Opening Up A Store- Kitchen Plumbing

Business By kookycutter Updated 14 Mar 2012 , 4:33am by scp1127

kookycutter Posted 27 Jan 2011 , 2:17am
post #1 of 18

Hi, I am currently looking at places to open up a storefront for my cake business. I just saw a place today that I really liked. It is currently an art gallery and will need some work to transform into a commercial kitchen, etc. My concern is the plumbing issues. Obviously, there isn't a kitchen in place in the space and I will need to have everything installed. What are some of the obstacles/ issues I will face with installing plumbing. Is it a straightforward job? Is it expensive? I'd love to hear from the experienced business owners.
Thx!

17 replies
bigwheals Posted 27 Jan 2011 , 2:43am
post #2 of 18

Hey I just recently went through the same thing and I know a few things about what the health dept. requires like very particular about drains and you must have a three compartment sink, hand wash sink, mop sink, and a sink in your bathroom. and yes the plumbing is expensive i paid to have those sinks installed and my friends dad and brother gave me a deal 15 hours work for 800.00 dollars thats like 38 dollars and hour. Most plumbers charge 65 dollars and hour. Hope this helps

scp1127 Posted 27 Jan 2011 , 3:10am
post #3 of 18

You need to get a plumber in there to give you an estimate. Then double it... and that goes for every system. Others have said the same on here. So many unforseen things come up. The plumbing run to all of those sinks and the floor drain are expensive. You also need to install a grease trap. A space that has to be built out completely is tons more expensive than a former restaurant. And that's alot of cake!

indydebi Posted 27 Jan 2011 , 3:20am
post #4 of 18

ditto all of the above. trenching thru a concrete floor to install the drains is VERY expensive. As in "you can't believe it" and "you have no idea" expensive. Find out if you require a vent/hood over your cooking/baking area. cutting thru the roof to install this system is also very expensive. My exhaust hood (just the metal hood) was $1000 per linear foot and I needed 8 ft of it. This didn't include the installation costs.

Work with a contractor who is VERY familiar with health dept requirements. Having one of those was a godsend to me.

scp1127 Posted 27 Jan 2011 , 11:14am
post #5 of 18

Debi, you are so right. Each of the contractors tweaked my layout to save me money. I got an estimate to move the hot water heater a few feet, $2500. We did it ourselves for hardly nothing. But we have commercial contractors licenses. You can't do the work yourself if you don't have the license to pull permits. So be careful relying on friends and family. They won't be able to help on the systems. We live in a smaller town and the contractors come to do the job in two's at $70.00 each, $140.00 an hour. My guess, and Debi can help me, is a full buildout would be $80,000 up, and likely it will be up. To convert a kitchen that is in code, a fraction. There are abandoned restaurants in every town. In this economy, I would hate to have to overcome that before I made any money myself. And lots of people on here say they barely break even, or go in the hole, with much less to overcome than this.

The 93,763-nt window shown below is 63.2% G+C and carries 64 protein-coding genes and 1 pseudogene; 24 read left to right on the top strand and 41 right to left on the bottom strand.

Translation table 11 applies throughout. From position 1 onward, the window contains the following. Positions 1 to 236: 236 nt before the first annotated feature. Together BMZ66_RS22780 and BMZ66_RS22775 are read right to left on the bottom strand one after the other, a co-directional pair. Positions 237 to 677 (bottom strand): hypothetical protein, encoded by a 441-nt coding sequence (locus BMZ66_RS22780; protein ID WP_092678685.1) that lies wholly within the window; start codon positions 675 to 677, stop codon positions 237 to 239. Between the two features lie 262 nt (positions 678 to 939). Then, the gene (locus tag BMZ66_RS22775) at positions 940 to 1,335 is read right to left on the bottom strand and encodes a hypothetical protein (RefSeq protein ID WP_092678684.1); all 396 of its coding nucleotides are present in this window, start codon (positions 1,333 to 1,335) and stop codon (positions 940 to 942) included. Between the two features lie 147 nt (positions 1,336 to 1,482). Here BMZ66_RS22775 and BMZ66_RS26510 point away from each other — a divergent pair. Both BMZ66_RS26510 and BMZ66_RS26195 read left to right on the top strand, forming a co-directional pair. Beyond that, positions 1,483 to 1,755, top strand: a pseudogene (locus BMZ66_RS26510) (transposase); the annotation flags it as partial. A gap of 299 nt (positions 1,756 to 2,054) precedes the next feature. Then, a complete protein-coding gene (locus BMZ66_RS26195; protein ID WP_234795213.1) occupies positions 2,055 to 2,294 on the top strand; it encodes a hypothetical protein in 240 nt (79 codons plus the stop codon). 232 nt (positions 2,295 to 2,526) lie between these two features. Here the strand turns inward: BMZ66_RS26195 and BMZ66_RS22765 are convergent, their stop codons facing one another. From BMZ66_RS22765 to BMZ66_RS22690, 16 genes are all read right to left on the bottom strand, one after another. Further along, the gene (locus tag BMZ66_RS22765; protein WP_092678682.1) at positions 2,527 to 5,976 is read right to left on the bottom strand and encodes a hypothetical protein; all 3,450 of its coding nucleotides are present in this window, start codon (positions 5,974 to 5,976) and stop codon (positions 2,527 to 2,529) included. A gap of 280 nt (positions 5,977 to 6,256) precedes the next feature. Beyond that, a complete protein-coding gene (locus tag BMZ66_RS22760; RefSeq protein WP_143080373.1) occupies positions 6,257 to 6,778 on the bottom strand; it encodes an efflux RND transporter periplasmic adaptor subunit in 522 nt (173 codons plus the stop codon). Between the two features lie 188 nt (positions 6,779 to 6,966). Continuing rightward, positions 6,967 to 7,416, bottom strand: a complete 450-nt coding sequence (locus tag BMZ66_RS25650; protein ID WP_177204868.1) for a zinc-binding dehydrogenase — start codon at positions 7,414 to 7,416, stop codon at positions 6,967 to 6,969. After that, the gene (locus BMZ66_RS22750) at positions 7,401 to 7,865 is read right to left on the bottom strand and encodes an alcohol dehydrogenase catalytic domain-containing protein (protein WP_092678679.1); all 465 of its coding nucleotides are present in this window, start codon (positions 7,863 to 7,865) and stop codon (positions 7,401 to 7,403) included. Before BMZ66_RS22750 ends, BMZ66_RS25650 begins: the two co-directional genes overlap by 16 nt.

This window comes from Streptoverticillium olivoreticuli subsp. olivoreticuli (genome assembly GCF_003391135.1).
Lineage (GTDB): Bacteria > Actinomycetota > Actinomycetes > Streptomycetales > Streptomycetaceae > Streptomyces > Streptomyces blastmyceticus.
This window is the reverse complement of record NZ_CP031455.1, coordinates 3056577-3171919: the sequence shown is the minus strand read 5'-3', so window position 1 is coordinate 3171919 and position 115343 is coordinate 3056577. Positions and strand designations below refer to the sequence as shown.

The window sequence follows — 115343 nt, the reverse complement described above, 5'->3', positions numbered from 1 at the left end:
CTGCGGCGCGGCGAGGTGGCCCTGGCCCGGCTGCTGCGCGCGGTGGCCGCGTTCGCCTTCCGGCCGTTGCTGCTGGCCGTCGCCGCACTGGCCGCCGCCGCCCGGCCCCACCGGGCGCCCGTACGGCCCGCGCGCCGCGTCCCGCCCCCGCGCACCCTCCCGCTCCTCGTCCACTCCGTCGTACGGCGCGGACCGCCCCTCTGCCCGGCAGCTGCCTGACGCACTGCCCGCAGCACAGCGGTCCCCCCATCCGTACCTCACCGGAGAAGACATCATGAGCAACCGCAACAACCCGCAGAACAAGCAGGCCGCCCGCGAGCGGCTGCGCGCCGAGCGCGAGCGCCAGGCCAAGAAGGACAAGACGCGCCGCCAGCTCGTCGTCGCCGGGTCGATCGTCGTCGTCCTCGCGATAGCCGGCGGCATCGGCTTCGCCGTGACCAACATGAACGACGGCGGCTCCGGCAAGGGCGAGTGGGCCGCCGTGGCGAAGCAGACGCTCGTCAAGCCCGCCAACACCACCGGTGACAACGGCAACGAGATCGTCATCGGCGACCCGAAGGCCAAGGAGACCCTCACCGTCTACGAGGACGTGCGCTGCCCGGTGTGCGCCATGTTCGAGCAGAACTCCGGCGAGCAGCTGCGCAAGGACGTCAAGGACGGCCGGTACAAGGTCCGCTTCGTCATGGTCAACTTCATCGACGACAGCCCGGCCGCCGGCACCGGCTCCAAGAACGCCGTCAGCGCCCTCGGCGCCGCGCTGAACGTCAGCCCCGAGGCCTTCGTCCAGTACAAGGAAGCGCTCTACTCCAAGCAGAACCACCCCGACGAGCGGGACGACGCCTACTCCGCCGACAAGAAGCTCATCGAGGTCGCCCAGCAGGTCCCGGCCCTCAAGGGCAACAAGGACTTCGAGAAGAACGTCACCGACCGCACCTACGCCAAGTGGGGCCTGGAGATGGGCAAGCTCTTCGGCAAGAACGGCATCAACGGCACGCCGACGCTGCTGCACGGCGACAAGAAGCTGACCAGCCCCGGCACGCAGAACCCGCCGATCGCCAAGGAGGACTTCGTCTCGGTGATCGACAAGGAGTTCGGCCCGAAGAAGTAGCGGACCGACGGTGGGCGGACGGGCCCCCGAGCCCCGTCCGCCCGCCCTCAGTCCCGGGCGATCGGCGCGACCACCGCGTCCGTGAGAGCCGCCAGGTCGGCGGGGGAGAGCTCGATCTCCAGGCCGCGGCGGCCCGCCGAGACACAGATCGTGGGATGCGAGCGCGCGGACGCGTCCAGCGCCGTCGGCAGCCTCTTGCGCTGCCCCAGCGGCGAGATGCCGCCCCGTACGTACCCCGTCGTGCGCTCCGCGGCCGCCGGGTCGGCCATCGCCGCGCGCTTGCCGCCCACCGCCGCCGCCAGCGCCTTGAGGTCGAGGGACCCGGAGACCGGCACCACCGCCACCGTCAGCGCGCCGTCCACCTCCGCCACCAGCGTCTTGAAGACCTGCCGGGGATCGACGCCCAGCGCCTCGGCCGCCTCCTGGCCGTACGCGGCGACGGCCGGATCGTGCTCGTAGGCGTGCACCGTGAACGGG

I don't mean to be discouraging, but do your business plan and present it to a loan officer or an accountant. Not that you need a loan, but see what they say about the viability. You must include every expense documented with quotes. And hopefully you have business experience.

bakershusband Posted 27 Jan 2011 , 11:49am
post #6 of 18

We are just finishing up a space and should be moving in within the week. The worst was the plumbing as Mass. Has a lot a lot of regulations and only select vendors that you can purchase grease traps and stuff from. I would recommend that you talk to the inspectors directly with the contractor. This was our biggest lesson learned as we had to get a second grease trap and almost couldnt do it at all commercial kitchens in the stats cannot have pvc drainage which is common these days .
Price aside which everyone has spoke about I would research and talk to everyone in your city (health, building, inspectors and then the contractors).

scp1127 Posted 27 Jan 2011 , 11:56am
post #7 of 18

We have two grease traps too. I think the more expensive grease traps are a guarantee in the future because of the environmental impact and the added cost for sewer systems.

jewelsq Posted 27 Jan 2011 , 2:24pm
post #8 of 18

I'm not sure if kookycutter, the original poster, has started from the beginning, but this is the best place to start, by looking at the requirements in your state and town.

In my area of NJ, we did not have to have a commercial license to acquire permits or do the work. But we did have to go through the state Uniform Construction Code Office. BUT first, we had to have the blessing of the health department, then the town, then the state,

I really believe knowing the limits and boundaries for opening/building businesses in your area is top priority and it seems like so many put the cart before the horse.

scp1127 Posted 27 Jan 2011 , 2:44pm
post #9 of 18

jewelsq, it looks like we all are assuming that. If she hasn't done the first steps, my advice is to stop right now, learn how to open a business, secure proper funds, about $100,000, then go to the health dept. I got the application 1 1/2 years before I applied. I found the answers to every question either online or talking to contractors. I also priced used and new equipment, bought it, and saved for the construction. When I asked for a meeting with the health dept, my application was approved at that meeting... because I already knew the answers. Anyone looking to fork out that kind of cash better know what they are doing or have it to lose. And if it is borrowed, with little business knowledge, that person is putting their house, credit report, and future income in serious jeopardy. Sometimes on this site, when someone writes, "I'm getting ready to open my cake shop. How much does it cost?". I answer by saying that if you had to ask that question, you are not ready.